And here is the scene framed from the same spot at the widest 18mm perspective. As you can see, there's a lot of versatility packed into this 3.5 inch long lens! 1/640 F5.6 ISO 100.

Check out this video for a quick rundown of the features and specifications that make this lens a great all-in-one option.

And be sure to check out this interview with pro photographer Walter Arnold, who shot the photos for the magazine ads for this new lens for his take on the build and feel of this lens.

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  1. When will this lens be available in the Sony mount?

  2. can i use in canon D-60?

  3. When will it be available for PENTAX?

  4. Makhon, yes, this lens is compatible with the Canon D60. In fact, all the image sample shots in this article were made on the Canon Rebel T3i, which is a very close sibling of the D60 in the EOS lineup.

  5. Is this compatible with Nikon D90?

  6. Is it available for aSony mount?

  7. Pentax??? When will it be available?

  8. Great lens! I have one for my Sigma SD15 and SD1. Really excellent results for such a wide-range zoom!

  9. Can you please compare this lens feature for feature and price with the Tamron equivalent lens? I know Tamron does not call theirs Macro, but it has similar capability as the Sigma 1:2.9. Thank you.

  10. This lens never ceases to surprise me! The level of detail it picks up (even in lower lighting), fast-focus, and versatile range has made me keep this on my Canon 60D about 90% of the time. I love shooting sports with it!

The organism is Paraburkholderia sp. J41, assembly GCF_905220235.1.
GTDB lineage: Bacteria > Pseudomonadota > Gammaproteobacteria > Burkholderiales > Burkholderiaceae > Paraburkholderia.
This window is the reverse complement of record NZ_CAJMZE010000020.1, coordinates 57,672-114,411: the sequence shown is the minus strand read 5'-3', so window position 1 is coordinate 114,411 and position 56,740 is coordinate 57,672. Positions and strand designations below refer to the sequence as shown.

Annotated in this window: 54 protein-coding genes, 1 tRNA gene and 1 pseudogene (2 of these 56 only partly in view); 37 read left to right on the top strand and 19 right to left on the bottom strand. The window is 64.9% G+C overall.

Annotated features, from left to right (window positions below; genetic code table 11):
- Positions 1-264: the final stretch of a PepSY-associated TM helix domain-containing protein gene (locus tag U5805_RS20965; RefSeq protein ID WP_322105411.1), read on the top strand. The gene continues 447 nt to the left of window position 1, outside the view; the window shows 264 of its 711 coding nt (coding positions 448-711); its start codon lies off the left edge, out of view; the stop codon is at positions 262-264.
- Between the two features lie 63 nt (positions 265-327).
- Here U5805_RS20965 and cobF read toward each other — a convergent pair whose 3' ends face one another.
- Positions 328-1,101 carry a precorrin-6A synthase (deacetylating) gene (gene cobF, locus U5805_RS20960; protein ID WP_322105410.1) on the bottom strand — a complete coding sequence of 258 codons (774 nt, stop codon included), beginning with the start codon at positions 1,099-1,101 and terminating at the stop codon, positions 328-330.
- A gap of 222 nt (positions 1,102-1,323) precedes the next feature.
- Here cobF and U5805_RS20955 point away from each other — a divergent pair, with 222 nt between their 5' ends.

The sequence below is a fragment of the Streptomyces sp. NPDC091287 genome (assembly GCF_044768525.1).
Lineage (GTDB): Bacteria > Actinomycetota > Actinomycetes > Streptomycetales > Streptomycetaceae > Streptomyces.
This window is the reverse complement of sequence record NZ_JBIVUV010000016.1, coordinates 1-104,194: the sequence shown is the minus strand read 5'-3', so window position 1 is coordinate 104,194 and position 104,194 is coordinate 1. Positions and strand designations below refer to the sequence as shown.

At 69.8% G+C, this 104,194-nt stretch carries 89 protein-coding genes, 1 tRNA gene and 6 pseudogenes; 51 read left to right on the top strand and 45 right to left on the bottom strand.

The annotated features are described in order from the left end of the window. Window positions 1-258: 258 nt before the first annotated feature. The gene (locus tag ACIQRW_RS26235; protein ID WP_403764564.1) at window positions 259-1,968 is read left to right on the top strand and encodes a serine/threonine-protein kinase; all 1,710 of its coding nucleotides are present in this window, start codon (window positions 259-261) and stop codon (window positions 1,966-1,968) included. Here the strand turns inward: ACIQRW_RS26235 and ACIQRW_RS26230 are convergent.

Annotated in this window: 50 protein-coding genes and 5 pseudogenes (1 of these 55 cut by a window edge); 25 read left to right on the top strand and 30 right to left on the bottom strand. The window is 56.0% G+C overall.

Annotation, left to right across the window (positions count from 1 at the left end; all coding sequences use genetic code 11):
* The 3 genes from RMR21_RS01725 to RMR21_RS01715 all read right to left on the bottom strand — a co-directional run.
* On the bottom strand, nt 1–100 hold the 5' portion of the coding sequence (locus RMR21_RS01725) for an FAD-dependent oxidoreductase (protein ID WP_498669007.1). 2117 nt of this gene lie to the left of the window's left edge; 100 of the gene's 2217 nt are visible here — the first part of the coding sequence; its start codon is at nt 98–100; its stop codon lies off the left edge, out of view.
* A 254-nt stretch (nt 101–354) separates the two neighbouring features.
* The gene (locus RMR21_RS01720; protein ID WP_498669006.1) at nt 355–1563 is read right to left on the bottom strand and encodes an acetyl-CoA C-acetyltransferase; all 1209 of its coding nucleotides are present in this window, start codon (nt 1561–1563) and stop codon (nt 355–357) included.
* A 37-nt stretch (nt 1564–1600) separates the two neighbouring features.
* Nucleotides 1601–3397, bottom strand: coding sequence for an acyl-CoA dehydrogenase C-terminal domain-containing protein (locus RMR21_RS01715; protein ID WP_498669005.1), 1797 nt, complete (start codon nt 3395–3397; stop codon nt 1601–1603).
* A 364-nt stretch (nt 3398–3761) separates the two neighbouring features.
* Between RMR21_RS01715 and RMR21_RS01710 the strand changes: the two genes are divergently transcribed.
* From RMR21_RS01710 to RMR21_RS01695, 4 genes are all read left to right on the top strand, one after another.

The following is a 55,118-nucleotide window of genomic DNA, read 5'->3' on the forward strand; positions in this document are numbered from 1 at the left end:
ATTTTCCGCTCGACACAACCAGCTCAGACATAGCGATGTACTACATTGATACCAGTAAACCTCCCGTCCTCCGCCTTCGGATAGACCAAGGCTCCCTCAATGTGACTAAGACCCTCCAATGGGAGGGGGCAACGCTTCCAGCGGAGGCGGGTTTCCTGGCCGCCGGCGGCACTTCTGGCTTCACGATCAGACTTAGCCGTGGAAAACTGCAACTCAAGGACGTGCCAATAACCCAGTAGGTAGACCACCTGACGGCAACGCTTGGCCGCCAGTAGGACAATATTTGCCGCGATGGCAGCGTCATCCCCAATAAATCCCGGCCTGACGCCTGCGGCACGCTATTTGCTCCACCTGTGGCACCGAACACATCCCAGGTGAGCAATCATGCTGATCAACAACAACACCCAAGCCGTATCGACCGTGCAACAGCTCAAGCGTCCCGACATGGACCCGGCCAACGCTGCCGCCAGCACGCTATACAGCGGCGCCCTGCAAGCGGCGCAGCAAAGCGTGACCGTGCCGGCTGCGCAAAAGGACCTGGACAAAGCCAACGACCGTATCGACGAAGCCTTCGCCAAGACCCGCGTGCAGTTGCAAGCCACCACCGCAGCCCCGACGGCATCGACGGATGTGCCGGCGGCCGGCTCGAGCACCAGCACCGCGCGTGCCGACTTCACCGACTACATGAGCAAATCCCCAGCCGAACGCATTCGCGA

11. Can this lens be used with a Nikon D80?

  12. is this lens fully compatible w the olympus four thirds system on an e-420 camera?

  13. will it ever be compatable with a Pentax KD10 SLR

  14. I purchased this lens to use with my Canon 60D. took a road trip around the U.P. this weekend to see some fall color, and I’m now looking over some awesome fall pix that I took with this lens, I’m impressed Sigma great job. I can officially say way to go sigma you 2 for 2 with my lens collection

  15. is this compatible with nikon D7000?

  16. Is this compatible with the canon eos 550d ,pls help me locate your store in Bangalore,India.

  17. where can i get it in Singapore?

  18. When will it be available for Pentax K5?

  19. It is disappointing to see Sigma announce the 18-250 DC OS HSM MAcro lens a while back with indications for the Pentax mount but there is no official line from Sigma on the planned or actual availability dates.

    Come on Sigma – what is the news on this lens.

  20. Is this available in Sony E-mount(for the third time) and when will it be available?

  21. this lens is compatible with my nikon d3000

  22. Is barrel creep while shooting an issue on this lens? Thanks.